We’re so used to seeing nineteenth-century America uttered through stylistic conventions that the Ohio street scene above strikes us with disarming clarity. The Cleveland artist Otto Henry Bacher painted it in 1885, after studying in Europe and mastering the hardedged “glare aesthetic” popular at the time. The radical composition suggests that he was under photography’s space-flattening influence as well. By using these new techniques he avoided the coyness often found in genre paintings and highlighted, instead, the casual wonder of everyday life.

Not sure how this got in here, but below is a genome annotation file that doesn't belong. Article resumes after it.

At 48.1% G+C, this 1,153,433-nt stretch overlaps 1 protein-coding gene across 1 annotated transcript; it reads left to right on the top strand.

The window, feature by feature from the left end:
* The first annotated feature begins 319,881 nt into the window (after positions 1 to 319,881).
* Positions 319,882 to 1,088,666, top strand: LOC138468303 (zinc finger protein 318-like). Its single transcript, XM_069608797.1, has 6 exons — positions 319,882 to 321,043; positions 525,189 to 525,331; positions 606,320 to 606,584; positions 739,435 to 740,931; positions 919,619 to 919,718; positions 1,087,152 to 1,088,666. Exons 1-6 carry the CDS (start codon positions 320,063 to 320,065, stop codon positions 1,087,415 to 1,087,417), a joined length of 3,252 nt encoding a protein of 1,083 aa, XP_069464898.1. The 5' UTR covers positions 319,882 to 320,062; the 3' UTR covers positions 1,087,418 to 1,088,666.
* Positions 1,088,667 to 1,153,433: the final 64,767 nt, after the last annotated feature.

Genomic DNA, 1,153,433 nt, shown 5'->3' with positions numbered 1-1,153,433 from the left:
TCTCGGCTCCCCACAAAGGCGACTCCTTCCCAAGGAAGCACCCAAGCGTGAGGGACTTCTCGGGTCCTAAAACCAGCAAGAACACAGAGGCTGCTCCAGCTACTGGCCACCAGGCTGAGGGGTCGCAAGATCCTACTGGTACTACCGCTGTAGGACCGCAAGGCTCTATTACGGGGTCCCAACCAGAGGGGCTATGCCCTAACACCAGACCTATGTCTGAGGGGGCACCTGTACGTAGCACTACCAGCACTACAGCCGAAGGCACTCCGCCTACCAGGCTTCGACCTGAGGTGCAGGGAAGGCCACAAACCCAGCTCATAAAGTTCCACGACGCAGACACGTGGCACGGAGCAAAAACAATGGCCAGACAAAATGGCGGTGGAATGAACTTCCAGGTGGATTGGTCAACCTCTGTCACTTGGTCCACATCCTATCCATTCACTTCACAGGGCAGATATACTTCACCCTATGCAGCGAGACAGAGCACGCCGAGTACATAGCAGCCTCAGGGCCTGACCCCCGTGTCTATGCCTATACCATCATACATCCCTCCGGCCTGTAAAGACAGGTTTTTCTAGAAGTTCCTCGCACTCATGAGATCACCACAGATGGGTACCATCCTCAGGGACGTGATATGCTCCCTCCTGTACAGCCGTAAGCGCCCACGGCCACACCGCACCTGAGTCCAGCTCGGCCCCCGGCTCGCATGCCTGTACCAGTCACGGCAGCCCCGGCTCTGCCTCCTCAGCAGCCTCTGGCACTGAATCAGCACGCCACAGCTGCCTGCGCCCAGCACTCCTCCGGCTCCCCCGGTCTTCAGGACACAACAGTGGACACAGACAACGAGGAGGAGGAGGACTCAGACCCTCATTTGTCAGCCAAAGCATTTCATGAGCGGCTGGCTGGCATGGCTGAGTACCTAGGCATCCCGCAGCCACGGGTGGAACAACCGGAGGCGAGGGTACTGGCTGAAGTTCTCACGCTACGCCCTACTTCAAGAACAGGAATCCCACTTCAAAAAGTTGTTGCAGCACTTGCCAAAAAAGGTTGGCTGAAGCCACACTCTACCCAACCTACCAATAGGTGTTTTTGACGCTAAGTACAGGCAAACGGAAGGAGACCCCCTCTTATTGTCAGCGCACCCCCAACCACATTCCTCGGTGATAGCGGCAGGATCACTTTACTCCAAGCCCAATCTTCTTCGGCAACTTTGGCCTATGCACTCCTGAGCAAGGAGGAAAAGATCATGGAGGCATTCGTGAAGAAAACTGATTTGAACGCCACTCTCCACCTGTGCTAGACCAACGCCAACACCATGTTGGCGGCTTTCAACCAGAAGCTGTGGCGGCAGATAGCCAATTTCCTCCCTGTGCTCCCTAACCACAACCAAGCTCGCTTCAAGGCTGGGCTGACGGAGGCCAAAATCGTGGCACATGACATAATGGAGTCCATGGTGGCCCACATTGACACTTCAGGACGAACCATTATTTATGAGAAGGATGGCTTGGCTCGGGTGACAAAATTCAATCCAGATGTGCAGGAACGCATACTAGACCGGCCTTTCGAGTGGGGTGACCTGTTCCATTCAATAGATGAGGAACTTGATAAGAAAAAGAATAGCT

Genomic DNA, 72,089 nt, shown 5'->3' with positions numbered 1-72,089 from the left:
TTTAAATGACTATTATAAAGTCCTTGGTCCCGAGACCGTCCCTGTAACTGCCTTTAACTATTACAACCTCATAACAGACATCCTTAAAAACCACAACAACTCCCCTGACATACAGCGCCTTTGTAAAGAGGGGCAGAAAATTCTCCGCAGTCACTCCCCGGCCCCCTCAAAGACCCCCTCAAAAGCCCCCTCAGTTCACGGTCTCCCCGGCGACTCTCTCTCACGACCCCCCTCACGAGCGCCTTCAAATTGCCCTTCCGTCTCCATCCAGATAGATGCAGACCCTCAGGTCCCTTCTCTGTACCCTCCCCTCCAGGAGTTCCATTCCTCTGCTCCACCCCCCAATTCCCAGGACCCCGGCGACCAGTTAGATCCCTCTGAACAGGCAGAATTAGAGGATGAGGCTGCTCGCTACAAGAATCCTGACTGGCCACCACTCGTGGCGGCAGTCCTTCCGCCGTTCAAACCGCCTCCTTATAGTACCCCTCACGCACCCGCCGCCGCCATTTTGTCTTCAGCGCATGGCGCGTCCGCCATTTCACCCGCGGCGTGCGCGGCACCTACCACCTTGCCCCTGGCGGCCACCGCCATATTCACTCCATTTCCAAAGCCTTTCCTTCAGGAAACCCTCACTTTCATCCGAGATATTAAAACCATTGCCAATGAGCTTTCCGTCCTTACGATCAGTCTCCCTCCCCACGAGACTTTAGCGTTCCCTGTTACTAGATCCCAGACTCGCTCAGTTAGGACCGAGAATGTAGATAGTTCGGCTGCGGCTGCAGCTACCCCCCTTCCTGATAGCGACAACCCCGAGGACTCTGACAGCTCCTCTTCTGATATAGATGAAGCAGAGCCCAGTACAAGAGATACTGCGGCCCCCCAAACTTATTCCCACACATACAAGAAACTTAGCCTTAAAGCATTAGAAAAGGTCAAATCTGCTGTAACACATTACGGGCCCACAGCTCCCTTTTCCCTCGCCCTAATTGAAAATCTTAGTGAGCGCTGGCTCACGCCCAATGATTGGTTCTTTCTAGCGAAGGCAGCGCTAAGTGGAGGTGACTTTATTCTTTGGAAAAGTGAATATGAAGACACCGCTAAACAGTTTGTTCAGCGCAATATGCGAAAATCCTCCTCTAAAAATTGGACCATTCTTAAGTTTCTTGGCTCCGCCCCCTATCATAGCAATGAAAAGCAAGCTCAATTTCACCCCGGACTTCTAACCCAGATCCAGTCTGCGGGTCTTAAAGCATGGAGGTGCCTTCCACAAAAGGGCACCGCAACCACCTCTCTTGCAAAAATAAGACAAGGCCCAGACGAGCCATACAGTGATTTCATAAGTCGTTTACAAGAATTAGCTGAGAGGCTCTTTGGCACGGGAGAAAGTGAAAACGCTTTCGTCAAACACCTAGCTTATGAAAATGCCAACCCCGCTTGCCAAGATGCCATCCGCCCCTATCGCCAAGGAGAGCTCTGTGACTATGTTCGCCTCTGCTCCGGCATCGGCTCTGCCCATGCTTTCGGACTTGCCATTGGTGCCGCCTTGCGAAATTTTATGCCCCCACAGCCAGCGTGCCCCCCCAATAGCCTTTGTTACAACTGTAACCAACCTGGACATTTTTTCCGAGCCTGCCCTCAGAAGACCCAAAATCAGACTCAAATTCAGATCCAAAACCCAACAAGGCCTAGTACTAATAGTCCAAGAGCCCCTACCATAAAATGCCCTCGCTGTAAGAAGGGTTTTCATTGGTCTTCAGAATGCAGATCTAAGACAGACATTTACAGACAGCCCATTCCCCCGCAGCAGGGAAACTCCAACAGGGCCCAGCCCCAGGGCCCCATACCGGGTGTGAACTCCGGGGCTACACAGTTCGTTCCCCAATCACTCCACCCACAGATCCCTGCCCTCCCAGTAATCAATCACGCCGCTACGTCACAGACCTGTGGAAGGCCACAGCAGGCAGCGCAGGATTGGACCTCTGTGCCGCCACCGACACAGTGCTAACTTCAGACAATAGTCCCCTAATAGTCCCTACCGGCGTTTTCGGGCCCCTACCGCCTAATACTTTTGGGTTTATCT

In fact, this painting seemed so authoritative a document that we decided to go to Richfield to see how it looks today. With the help of the Richfield Historical Society, our photographer set up his camera on the very spot where Bacher had his easel (left). It is an agreeable surprise to find that although the impressive store, church, and granary across the street have been gone for a century, the modest porch and column are still offering the Richfield citizentry a place to perch.